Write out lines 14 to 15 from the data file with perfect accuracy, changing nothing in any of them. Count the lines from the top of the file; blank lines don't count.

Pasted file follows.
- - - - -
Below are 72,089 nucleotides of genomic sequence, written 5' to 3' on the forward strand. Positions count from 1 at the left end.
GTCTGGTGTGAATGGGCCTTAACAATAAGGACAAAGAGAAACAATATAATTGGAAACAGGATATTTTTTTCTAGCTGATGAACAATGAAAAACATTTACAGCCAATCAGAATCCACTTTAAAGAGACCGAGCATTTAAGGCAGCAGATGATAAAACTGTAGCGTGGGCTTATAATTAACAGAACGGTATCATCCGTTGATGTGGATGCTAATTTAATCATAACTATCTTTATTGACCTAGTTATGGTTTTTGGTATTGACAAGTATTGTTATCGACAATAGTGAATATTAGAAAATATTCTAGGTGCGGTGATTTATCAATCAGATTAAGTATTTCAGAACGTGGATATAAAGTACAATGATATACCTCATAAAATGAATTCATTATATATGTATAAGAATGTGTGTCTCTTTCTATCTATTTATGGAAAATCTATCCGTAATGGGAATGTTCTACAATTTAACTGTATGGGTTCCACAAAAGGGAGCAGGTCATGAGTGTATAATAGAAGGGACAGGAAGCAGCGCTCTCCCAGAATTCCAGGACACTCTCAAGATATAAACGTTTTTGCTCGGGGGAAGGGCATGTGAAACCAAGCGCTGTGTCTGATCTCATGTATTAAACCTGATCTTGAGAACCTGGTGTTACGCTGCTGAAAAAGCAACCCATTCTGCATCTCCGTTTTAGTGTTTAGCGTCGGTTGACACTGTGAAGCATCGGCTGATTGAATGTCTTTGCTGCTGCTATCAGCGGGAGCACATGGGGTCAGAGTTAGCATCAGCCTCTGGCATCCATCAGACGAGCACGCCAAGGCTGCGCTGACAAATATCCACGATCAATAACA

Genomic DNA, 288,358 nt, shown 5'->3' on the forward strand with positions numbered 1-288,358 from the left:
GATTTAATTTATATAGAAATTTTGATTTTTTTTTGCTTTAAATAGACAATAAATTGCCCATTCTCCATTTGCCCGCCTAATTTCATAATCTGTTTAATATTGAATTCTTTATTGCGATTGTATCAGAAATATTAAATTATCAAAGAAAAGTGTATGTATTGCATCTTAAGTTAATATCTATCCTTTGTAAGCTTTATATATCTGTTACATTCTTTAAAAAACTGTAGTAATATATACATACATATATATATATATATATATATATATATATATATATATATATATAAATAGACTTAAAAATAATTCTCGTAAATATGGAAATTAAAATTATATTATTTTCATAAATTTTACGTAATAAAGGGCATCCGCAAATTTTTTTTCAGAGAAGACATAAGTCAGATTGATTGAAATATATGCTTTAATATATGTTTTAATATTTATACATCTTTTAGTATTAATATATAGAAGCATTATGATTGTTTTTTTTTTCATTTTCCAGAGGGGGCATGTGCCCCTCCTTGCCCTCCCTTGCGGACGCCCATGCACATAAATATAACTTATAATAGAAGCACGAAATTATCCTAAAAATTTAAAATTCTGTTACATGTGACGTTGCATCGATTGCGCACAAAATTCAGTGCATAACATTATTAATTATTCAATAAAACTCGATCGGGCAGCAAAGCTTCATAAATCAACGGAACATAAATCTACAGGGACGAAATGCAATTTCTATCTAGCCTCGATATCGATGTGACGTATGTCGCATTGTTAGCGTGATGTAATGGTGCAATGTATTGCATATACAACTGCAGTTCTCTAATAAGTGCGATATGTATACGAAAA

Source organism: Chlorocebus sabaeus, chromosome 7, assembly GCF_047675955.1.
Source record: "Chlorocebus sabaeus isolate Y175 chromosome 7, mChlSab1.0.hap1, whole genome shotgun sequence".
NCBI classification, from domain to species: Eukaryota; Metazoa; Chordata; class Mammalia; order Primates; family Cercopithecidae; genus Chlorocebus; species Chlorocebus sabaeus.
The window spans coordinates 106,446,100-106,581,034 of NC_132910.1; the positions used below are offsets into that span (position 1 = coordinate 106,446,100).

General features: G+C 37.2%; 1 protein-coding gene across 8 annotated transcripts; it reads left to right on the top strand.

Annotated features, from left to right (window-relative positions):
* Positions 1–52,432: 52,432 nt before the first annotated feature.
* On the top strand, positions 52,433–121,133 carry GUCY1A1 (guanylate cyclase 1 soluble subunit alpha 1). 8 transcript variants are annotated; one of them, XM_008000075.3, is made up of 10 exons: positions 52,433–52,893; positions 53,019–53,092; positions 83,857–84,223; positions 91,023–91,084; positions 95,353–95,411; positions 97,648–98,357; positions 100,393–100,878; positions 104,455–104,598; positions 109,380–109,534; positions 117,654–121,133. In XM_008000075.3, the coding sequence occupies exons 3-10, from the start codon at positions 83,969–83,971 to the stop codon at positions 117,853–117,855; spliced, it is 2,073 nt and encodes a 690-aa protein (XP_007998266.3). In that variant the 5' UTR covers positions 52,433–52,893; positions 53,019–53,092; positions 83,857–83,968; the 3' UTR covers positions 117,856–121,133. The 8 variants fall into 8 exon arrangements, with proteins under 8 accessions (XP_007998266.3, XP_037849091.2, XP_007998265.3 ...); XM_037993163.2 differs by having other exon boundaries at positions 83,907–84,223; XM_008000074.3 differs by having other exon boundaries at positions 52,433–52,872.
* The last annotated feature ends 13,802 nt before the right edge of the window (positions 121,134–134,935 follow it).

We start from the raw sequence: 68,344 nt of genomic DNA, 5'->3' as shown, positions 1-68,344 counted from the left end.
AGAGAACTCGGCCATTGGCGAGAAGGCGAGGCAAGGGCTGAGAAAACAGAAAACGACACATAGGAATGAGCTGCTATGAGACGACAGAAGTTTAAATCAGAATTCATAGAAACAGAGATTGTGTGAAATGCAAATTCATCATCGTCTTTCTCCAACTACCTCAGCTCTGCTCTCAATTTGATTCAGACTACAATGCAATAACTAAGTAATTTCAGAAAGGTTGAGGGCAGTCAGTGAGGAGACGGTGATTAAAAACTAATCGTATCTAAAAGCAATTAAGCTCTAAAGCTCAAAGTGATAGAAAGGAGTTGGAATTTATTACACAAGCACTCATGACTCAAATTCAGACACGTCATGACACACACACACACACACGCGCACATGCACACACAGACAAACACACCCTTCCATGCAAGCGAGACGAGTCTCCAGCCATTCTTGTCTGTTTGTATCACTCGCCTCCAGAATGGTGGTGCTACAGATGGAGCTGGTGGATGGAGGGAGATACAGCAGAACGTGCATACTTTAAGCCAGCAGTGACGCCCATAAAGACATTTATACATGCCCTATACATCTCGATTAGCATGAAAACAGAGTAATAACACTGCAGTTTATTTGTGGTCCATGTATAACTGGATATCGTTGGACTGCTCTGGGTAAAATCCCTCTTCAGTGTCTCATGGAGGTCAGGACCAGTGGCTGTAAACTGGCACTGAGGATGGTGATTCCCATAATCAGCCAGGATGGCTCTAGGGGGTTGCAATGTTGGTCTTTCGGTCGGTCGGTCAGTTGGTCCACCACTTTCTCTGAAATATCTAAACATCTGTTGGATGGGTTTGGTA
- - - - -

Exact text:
We start from the raw sequence: 68,344 nt of genomic DNA, 5'->3' as shown, positions 1-68,344 counted from the left end.
AGAGAACTCGGCCATTGGCGAGAAGGCGAGGCAAGGGCTGAGAAAACAGAAAACGACACATAGGAATGAGCTGCTATGAGACGACAGAAGTTTAAATCAGAATTCATAGAAACAGAGATTGTGTGAAATGCAAATTCATCATCGTCTTTCTCCAACTACCTCAGCTCTGCTCTCAATTTGATTCAGACTACAATGCAATAACTAAGTAATTTCAGAAAGGTTGAGGGCAGTCAGTGAGGAGACGGTGATTAAAAACTAATCGTATCTAAAAGCAATTAAGCTCTAAAGCTCAAAGTGATAGAAAGGAGTTGGAATTTATTACACAAGCACTCATGACTCAAATTCAGACACGTCATGACACACACACACACACACGCGCACATGCACACACAGACAAACACACCCTTCCATGCAAGCGAGACGAGTCTCCAGCCATTCTTGTCTGTTTGTATCACTCGCCTCCAGAATGGTGGTGCTACAGATGGAGCTGGTGGATGGAGGGAGATACAGCAGAACGTGCATACTTTAAGCCAGCAGTGACGCCCATAAAGACATTTATACATGCCCTATACATCTCGATTAGCATGAAAACAGAGTAATAACACTGCAGTTTATTTGTGGTCCATGTATAACTGGATATCGTTGGACTGCTCTGGGTAAAATCCCTCTTCAGTGTCTCATGGAGGTCAGGACCAGTGGCTGTAAACTGGCACTGAGGATGGTGATTCCCATAATCAGCCAGGATGGCTCTAGGGGGTTGCAATGTTGGTCTTTCGGTCGGTCGGTCAGTTGGTCCACCACTTTCTCTGAAATATCTAAACATCTGTTGGATGGGTTTGGTA